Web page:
29 February 2016

Wyoming Bouldering, Spring Update: Year of the Monkey!

Dr. Thunder on an undone project in the lowlands of the Snowy Range, Wy.
It's here! Spring at last. Only the final day of February, but it's warm and the feeling even in the high mountains is one of an oncoming sun and warmth. The snow will still come, the wind will blow, but sun is winning the day. The bouldering has once again been excellent. It's the Year of Monkey too. For Monkeys like me that's a huge deal, once every 12 years kind of deal!

Personally, I couldn't be more excited. A long break from the boulders this season with a bad knuckle and a wintry winter combined for not much on the rock. For me, it is a deep feeling of gray cold that hasn't been felt in several years coming to an end this spring. Not being able to even pull on plastic was beyond a bummer. On skis I covered endless miles of forest, ridge line, and canyon to find rock and get in some turns of sanity, but it was gray nonetheless. Climbing is life and it must be done.
On the hunt in the Snowy Range back in early January

Sunny and windy days have provided a quick melt from the drifts of a few weeks ago (and made really poor roads, so be cautious out there and have 4WD plus off-road tires!) Some low lying stuff in the Snowy Range has been visited, and Needle Peak has once again been a strong pull for development. The Snowy Range stuff is completely new, so no surprise should be felt in the pull to those hills for exploration, but Needle Peak is now an old area. How can new lines continue to get done on a mountain with so many boulders already completed and every single rock having been seen, sometimes many years back? The complexity of the place is the only answer. A boulder of every kind is there for the motivated. Short, tall, immense, hard, easy, and back to extremely difficult, holds of every shape, and landings of every posture and attitude provide what is becoming a very good pile of stones to play on. The latest wave of development started off 2016 with an encouraging step up from the normal. Focus has gone immediately to the last great lines of Needle Peak. The ones with faces that are too tall, or landings that have been too poor. Some maybe are too hard, but we'll get them done!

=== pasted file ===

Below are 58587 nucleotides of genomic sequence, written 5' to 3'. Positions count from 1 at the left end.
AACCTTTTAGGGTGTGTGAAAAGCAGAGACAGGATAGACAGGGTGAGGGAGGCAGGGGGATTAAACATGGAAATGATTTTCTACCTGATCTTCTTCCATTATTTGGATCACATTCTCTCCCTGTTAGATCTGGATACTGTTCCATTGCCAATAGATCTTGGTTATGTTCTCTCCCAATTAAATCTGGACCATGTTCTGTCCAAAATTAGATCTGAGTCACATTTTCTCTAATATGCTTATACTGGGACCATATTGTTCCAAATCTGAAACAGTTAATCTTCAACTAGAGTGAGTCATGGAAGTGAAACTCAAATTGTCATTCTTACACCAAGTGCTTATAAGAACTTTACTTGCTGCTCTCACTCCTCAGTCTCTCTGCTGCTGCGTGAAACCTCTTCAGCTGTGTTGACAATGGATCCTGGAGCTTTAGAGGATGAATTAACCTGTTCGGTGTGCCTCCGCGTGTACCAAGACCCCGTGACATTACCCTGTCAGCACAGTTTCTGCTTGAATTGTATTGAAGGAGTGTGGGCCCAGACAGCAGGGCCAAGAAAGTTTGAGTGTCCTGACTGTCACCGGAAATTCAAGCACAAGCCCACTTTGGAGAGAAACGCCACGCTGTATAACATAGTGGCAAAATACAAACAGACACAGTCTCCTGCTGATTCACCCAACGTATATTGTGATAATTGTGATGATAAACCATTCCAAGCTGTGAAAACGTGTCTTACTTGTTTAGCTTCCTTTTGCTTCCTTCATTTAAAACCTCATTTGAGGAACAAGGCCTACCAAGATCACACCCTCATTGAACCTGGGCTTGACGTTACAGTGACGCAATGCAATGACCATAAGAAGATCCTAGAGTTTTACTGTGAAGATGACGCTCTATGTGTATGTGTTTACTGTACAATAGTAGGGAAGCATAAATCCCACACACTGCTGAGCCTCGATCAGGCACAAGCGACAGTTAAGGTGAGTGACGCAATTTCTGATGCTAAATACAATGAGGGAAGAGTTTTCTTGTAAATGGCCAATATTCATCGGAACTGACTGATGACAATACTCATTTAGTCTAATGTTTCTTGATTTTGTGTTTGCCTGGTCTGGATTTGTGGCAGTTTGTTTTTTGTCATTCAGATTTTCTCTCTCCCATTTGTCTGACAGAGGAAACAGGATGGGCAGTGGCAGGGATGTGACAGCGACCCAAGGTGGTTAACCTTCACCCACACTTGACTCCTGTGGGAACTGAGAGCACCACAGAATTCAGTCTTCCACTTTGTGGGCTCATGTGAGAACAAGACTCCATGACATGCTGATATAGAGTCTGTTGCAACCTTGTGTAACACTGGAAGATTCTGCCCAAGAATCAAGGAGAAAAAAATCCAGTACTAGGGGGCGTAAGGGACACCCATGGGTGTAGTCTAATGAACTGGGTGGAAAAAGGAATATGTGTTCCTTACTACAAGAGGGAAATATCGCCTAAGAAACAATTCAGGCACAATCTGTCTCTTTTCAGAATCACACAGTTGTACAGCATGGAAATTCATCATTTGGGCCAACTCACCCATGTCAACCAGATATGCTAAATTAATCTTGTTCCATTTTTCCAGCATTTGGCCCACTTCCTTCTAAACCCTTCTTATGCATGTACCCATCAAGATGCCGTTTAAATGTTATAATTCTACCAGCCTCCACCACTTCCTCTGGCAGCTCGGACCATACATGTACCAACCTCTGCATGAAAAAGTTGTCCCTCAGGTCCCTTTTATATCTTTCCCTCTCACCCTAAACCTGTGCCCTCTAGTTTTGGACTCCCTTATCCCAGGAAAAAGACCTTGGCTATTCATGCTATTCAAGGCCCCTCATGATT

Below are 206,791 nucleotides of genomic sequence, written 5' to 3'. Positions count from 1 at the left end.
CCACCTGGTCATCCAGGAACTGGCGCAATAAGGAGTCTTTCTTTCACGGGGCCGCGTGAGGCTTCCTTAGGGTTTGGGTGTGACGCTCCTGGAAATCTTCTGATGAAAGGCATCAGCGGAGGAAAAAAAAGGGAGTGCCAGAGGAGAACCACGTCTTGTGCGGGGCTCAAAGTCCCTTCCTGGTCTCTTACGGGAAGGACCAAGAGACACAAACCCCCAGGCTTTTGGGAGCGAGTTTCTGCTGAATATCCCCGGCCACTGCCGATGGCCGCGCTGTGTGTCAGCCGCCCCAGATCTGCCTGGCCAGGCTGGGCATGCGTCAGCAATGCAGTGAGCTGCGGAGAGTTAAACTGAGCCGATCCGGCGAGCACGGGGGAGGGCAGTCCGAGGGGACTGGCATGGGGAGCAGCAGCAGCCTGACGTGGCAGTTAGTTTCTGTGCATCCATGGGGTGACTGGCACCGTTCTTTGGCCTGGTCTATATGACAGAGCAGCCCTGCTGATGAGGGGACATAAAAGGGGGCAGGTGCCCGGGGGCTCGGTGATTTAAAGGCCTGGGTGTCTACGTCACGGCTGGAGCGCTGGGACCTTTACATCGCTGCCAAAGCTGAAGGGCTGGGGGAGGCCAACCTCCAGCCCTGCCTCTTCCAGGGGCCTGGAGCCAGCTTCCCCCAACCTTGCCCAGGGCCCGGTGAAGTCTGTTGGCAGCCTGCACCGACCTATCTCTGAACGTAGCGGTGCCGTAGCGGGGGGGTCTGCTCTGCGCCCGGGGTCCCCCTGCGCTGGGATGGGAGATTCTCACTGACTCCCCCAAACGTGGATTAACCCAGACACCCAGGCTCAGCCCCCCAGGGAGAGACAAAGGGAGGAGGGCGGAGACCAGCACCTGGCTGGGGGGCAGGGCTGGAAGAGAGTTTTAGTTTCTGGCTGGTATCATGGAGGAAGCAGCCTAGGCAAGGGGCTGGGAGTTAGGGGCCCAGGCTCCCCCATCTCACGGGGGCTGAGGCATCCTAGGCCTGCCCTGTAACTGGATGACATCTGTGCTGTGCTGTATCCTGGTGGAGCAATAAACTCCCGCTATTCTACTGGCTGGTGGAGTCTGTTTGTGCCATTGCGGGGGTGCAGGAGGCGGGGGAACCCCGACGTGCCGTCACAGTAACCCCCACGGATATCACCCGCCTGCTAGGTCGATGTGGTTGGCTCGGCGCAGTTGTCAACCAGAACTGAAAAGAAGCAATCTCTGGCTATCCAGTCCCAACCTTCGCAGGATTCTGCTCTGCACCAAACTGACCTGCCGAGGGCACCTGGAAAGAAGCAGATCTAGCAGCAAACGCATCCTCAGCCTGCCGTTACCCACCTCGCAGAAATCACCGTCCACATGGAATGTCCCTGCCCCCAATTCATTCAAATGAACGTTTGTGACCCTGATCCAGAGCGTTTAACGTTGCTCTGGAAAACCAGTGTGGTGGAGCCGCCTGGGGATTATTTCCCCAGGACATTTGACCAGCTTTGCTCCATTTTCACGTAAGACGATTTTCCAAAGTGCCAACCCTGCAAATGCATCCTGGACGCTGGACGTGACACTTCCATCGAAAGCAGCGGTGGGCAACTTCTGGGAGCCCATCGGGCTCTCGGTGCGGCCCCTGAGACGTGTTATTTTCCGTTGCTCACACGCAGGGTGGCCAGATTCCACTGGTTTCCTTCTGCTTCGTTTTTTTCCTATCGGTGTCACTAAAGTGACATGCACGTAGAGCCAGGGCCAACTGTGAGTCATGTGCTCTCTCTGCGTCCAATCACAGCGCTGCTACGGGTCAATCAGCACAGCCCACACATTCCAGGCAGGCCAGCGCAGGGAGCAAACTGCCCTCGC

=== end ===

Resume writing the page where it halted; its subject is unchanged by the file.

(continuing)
FA of The Deer Hunter. One of the first walls we ever looked at at Needle Peak, but has simply been too tall and the landing too much of a ledge. My first FA of 2016!
Working a project on the "ball sack" boulder, less than 100 yards from the parking lot. We had this down to a final move, but sun drove us off the warm stone.
Needle Peak can be thought of as low lying extension of the Snowy Range. The back roads all touch and one can be seen from the other. The complexity and variety of boulders only increases as you move from the low lying Needle Peak to the forests and valleys of the Snowies. Rock changes but sometimes remains the same, walls fall apart more easily in the alpine weather but shields of resistant and amazing rock become more clean, and big boulders hide in forests to be hunted by only the most dedicated. Really, it's all one mountain anyway, just a big expanse of mountains all touching with boulders connecting it all. Finding all the Snowy Range boulders has become an incredibly strong force in my life. Maybe too many resources spent on those random piles of stone, but it only takes one to be great. The hunt is as good as the bouldering! 2016 is the year of Monkey, projects getting done, and new lines being found and climbed!

Unexplored canyons with boulders. The foreground gives an idea of rock quality.


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